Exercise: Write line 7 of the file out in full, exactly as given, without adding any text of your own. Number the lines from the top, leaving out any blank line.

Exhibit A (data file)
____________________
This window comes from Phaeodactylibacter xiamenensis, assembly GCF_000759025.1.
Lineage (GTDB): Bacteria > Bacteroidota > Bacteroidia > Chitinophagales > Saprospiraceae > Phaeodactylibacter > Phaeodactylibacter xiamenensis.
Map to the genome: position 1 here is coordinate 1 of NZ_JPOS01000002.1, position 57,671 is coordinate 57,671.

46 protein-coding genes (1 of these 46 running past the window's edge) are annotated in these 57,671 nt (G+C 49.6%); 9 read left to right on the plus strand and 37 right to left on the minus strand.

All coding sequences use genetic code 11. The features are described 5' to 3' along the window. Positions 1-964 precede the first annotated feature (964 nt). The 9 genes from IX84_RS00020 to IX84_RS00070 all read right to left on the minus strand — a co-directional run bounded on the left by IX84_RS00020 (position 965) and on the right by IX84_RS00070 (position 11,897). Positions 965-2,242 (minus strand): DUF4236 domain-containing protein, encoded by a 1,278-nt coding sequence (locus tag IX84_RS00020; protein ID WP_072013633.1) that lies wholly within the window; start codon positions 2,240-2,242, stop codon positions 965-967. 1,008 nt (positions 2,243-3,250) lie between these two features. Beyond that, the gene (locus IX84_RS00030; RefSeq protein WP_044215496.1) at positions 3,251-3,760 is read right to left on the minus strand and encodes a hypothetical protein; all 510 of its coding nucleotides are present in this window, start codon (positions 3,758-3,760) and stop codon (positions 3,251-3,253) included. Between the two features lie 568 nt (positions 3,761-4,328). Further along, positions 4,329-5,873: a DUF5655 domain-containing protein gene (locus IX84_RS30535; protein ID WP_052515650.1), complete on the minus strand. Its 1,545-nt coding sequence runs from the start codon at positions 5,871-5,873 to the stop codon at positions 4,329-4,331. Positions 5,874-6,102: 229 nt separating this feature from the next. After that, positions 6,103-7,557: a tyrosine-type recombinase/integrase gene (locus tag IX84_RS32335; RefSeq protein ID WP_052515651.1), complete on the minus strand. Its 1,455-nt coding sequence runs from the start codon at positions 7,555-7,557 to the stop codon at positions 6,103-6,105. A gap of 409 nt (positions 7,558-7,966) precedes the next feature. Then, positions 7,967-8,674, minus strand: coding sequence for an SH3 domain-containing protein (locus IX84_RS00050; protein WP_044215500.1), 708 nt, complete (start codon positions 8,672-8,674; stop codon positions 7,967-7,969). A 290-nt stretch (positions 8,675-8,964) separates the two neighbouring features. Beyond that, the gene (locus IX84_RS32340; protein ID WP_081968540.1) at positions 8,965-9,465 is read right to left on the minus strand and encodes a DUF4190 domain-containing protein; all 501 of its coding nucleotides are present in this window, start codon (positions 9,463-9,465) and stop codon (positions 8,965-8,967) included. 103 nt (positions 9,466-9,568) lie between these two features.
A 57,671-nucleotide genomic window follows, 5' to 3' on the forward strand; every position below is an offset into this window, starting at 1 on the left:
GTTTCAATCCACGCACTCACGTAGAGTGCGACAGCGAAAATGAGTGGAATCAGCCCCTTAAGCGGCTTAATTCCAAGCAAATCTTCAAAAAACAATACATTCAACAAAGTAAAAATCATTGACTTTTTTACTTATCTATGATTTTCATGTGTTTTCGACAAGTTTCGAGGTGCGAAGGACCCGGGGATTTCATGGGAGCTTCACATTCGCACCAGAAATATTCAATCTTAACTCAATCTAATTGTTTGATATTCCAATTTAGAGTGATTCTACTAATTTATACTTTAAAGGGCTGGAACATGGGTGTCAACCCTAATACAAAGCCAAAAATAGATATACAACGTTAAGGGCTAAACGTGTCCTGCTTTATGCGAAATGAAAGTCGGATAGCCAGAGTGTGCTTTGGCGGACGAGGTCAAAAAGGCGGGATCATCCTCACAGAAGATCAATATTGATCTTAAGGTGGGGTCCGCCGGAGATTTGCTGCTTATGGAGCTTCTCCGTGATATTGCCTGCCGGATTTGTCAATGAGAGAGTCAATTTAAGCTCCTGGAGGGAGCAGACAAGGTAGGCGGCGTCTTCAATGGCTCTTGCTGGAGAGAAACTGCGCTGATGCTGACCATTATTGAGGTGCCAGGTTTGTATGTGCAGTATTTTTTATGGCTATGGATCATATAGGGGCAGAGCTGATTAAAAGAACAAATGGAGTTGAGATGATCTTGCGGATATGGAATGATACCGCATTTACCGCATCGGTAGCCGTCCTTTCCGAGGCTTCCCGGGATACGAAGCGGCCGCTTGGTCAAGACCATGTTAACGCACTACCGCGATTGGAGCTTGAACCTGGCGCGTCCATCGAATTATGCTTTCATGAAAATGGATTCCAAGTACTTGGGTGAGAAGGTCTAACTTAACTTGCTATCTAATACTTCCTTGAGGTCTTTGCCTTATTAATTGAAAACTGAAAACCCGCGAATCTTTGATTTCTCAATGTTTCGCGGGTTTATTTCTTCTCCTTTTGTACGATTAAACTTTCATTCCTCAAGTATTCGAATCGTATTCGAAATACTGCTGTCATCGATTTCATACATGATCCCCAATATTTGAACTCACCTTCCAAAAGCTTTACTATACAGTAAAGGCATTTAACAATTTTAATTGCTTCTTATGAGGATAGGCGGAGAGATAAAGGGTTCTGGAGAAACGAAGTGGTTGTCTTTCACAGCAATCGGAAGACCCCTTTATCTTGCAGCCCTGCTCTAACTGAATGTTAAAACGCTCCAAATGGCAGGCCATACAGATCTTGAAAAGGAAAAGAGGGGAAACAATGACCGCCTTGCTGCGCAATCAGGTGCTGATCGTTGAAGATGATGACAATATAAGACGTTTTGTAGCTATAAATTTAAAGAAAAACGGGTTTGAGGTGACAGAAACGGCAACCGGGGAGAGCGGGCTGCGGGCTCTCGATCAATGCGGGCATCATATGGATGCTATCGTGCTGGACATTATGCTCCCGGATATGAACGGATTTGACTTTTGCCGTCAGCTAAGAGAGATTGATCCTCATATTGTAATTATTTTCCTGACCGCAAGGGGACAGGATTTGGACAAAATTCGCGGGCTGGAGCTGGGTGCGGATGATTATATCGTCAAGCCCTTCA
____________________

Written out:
GTTTCAATCCACGCACTCACGTAGAGTGCGACAGCGAAAATGAGTGGAATCAGCCCCTTAAGCGGCTTAATTCCAAGCAAATCTTCAAAAAACAATACATTCAACAAAGTAAAAATCATTGACTTTTTTACTTATCTATGATTTTCATGTGTTTTCGACAAGTTTCGAGGTGCGAAGGACCCGGGGATTTCATGGGAGCTTCACATTCGCACCAGAAATATTCAATCTTAACTCAATCTAATTGTTTGATATTCCAATTTAGAGTGATTCTACTAATTTATACTTTAAAGGGCTGGAACATGGGTGTCAACCCTAATACAAAGCCAAAAATAGATATACAACGTTAAGGGCTAAACGTGTCCTGCTTTATGCGAAATGAAAGTCGGATAGCCAGAGTGTGCTTTGGCGGACGAGGTCAAAAAGGCGGGATCATCCTCACAGAAGATCAATATTGATCTTAAGGTGGGGTCCGCCGGAGATTTGCTGCTTATGGAGCTTCTCCGTGATATTGCCTGCCGGATTTGTCAATGAGAGAGTCAATTTAAGCTCCTGGAGGGAGCAGACAAGGTAGGCGGCGTCTTCAATGGCTCTTGCTGGAGAGAAACTGCGCTGATGCTGACCATTATTGAGGTGCCAGGTTTGTATGTGCAGTATTTTTTATGGCTATGGATCATATAGGGGCAGAGCTGATTAAAAGAACAAATGGAGTTGAGATGATCTTGCGGATATGGAATGATACCGCATTTACCGCATCGGTAGCCGTCCTTTCCGAGGCTTCCCGGGATACGAAGCGGCCGCTTGGTCAAGACCATGTTAACGCACTACCGCGATTGGAGCTTGAACCTGGCGCGTCCATCGAATTATGCTTTCATGAAAATGGATTCCAAGTACTTGGGTGAGAAGGTCTAACTTAACTTGCTATCTAATACTTCCTTGAGGTCTTTGCCTTATTAATTGAAAACTGAAAACCCGCGAATCTTTGATTTCTCAATGTTTCGCGGGTTTATTTCTTCTCCTTTTGTACGATTAAACTTTCATTCCTCAAGTATTCGAATCGTATTCGAAATACTGCTGTCATCGATTTCATACATGATCCCCAATATTTGAACTCACCTTCCAAAAGCTTTACTATACAGTAAAGGCATTTAACAATTTTAATTGCTTCTTATGAGGATAGGCGGAGAGATAAAGGGTTCTGGAGAAACGAAGTGGTTGTCTTTCACAGCAATCGGAAGACCCCTTTATCTTGCAGCCCTGCTCTAACTGAATGTTAAAACGCTCCAAATGGCAGGCCATACAGATCTTGAAAAGGAAAAGAGGGGAAACAATGACCGCCTTGCTGCGCAATCAGGTGCTGATCGTTGAAGATGATGACAATATAAGACGTTTTGTAGCTATAAATTTAAAGAAAAACGGGTTTGAGGTGACAGAAACGGCAACCGGGGAGAGCGGGCTGCGGGCTCTCGATCAATGCGGGCATCATATGGATGCTATCGTGCTGGACATTATGCTCCCGGATATGAACGGATTTGACTTTTGCCGTCAGCTAAGAGAGATTGATCCTCATATTGTAATTATTTTCCTGACCGCAAGGGGACAGGATTTGGACAAAATTCGCGGGCTGGAGCTGGGTGCGGATGATTATATCGTCAAGCCCTTCA